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Kevin Durant comes up big on defense and boards

Reporting from Oklahoma City -- Kevin Durant stood tall for the Oklahoma City Thunder.

His defense on Kobe Bryant — the player many consider the best in the NBA and the best closer in game — was stupendous in the fourth quarter. His ability to be the man in the fourth at a time when Bryant normally has been The Man was outstanding.

Durant put his prints all over Game 3 of the Western Conference first-round opener, leading the Thunder to a 101-96 victory over the Lakers Thursday night at the Ford Center.

His all-around play made the difference and helped the Thunder cut L.A.'s best-of-seven lead to 2-1.

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Durant had 29 points, 12 in his impressive fourth quarter.

He had 19 rebounds, a career-high in the playoffs and regular season.

He had four assists and one blocked shot, on Bryant.

“My shot wasn’t falling for me,” Durant said. “I just tried to do other things, man — get some rebounds, get some assists.”

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Durant said he defended Bryant during the four-game regular-season series for about 10 or 11 possessions.

But at the start of the fourth quarter, Thunder Coach Scott Brooks and assistant Ron Adams suggested Durant defend Bryant, telling him, “It’s your turn.”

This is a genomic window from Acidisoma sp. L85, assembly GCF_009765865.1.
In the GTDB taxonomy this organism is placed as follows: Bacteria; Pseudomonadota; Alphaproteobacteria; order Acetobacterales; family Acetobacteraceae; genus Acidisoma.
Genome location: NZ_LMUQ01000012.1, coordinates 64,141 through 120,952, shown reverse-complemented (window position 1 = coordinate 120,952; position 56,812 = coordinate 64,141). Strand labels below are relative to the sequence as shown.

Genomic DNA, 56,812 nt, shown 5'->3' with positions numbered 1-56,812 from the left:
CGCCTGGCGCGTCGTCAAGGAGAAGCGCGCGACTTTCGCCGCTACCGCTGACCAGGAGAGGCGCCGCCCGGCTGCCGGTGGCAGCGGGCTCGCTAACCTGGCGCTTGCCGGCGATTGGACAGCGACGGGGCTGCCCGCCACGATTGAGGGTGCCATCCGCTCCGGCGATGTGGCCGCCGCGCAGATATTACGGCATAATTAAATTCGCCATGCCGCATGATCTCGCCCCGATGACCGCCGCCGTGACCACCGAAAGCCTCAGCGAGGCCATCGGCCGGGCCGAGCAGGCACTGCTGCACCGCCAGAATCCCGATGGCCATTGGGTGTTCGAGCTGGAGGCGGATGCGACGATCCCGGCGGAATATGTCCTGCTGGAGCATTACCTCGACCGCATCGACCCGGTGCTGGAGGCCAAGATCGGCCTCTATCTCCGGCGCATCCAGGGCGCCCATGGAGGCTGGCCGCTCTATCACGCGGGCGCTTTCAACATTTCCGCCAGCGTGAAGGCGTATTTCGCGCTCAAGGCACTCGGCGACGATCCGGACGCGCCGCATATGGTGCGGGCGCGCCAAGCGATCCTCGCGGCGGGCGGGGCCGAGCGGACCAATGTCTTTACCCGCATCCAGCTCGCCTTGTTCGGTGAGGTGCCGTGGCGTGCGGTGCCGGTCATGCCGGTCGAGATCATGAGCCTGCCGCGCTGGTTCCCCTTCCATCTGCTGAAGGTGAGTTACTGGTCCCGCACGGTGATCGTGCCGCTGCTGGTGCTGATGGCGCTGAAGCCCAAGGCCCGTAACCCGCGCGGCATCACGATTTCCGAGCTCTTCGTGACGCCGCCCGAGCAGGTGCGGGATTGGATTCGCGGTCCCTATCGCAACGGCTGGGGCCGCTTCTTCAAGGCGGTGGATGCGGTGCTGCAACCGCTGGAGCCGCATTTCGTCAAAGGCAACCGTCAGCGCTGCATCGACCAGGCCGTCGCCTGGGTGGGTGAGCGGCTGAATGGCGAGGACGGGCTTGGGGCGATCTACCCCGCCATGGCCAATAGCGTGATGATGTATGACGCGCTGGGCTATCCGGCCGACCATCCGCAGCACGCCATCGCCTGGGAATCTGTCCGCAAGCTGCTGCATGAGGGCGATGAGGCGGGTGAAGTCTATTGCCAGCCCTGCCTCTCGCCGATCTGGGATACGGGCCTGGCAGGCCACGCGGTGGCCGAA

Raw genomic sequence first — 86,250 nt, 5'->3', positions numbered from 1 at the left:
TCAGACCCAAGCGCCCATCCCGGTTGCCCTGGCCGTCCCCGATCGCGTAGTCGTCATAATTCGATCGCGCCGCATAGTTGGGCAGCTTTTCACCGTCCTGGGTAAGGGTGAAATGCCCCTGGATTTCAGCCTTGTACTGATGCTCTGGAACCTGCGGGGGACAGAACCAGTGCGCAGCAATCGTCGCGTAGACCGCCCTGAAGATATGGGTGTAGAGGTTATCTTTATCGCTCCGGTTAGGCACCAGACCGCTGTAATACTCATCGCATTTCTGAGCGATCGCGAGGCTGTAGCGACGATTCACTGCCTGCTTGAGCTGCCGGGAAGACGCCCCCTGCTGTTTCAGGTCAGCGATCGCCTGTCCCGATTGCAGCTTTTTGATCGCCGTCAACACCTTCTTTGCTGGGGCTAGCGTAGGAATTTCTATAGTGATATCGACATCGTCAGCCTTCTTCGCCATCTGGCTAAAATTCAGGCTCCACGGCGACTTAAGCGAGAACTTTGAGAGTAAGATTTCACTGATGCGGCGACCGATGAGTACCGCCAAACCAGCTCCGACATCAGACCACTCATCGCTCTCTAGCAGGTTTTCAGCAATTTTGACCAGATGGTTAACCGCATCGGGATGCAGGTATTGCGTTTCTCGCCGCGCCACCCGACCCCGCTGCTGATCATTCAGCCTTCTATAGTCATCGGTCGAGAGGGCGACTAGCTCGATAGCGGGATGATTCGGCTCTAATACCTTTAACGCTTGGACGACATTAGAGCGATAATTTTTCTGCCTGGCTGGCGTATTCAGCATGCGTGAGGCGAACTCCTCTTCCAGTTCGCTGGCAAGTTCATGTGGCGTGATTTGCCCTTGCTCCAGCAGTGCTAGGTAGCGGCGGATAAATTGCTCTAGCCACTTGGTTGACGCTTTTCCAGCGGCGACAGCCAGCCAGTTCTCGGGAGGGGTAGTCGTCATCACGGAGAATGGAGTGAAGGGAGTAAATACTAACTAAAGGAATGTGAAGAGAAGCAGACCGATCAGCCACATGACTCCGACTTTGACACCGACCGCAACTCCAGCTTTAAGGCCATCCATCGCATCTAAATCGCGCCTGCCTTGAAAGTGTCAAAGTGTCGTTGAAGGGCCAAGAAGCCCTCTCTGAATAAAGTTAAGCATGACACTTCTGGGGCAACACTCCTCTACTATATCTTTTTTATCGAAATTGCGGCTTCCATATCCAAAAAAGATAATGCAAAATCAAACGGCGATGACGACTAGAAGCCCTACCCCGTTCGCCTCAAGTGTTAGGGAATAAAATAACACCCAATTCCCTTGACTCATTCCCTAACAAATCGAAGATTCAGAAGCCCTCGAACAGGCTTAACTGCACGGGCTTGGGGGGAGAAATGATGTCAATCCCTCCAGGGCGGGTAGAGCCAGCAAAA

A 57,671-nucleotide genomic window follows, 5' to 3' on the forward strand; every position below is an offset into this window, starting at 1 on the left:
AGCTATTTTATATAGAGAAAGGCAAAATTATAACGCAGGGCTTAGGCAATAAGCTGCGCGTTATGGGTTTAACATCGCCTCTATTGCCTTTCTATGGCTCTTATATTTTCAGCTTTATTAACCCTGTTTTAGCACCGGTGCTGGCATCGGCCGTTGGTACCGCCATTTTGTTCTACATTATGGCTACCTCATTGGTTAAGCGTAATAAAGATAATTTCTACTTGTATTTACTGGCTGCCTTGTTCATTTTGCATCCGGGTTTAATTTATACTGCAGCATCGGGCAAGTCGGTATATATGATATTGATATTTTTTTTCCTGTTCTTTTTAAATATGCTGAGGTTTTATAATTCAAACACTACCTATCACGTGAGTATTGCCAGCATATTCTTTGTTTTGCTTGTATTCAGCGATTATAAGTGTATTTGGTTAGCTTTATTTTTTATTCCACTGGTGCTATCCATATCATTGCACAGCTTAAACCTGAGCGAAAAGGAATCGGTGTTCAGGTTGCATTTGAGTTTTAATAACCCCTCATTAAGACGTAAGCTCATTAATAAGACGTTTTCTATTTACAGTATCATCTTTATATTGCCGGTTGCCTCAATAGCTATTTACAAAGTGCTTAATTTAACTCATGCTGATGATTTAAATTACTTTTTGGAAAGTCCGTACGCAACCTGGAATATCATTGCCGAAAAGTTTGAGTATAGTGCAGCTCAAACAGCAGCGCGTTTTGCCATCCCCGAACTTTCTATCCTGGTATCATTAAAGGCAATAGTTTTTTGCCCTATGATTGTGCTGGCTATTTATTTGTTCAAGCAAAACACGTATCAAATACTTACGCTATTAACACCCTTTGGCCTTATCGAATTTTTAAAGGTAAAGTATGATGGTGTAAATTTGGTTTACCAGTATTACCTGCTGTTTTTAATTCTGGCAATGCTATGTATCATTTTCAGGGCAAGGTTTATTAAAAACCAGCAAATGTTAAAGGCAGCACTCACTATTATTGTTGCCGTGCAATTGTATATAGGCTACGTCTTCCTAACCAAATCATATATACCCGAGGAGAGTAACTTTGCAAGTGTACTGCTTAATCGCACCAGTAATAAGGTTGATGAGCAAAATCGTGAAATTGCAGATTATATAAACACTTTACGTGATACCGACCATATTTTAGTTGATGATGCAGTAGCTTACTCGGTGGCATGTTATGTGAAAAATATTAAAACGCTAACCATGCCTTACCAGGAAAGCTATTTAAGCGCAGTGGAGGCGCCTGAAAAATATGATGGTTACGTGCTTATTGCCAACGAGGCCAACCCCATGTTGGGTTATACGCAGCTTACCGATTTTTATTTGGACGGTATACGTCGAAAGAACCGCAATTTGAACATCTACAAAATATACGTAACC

So Durant took up the biggest chore his team has to deal with, trying to guard Bryant.

“He wanted to guard Kobe. I wanted him to guard Kobe,” Brooks said. “It was group effort on that decision.”

Bryant was two for 10 and had one of his shots blocked by Durant in the fourth.

Bryant finished with 24 points, but he was just 10 for 29 from the field.

“He missed some shots, some shots he normally hits,” Durant said. “But he missed them tonight, luckily. I was praying that they were going out, that they were going to bounce off the rim. I just tried to play my hardest and use my length to disturb his shot. My teammates did a great job of helping me out. It was far from just being myself.”

At 6-9 and with a long wingspan, Durant has the length to bother Bryant’s shot.

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Durant stayed low on defense and moved his feet.

He was willing to take the challenge.

“It’s a chance for me to get better,” Durant said. “Every time I step on the floor, I want to get better. Playing against the best player in the world is only going to make me better on the defensive end.”

Durant had 12 points in the fourth quarter.

His three-pointer in the third tied the score at 74-74, the first time the Thunder had been tied since the game started.

“I thought he played really good defense on Kobe,” Lakers Coach Phil Jackson said. “He made some free throws tonight. He didn’t shoot the ball very well. He stepped into a three-pointer on transition. But I thought his defense was kind of the inspirational part, making Kobe have to pull up and blocking one of his shots.”

broderick.turner@latimes.com


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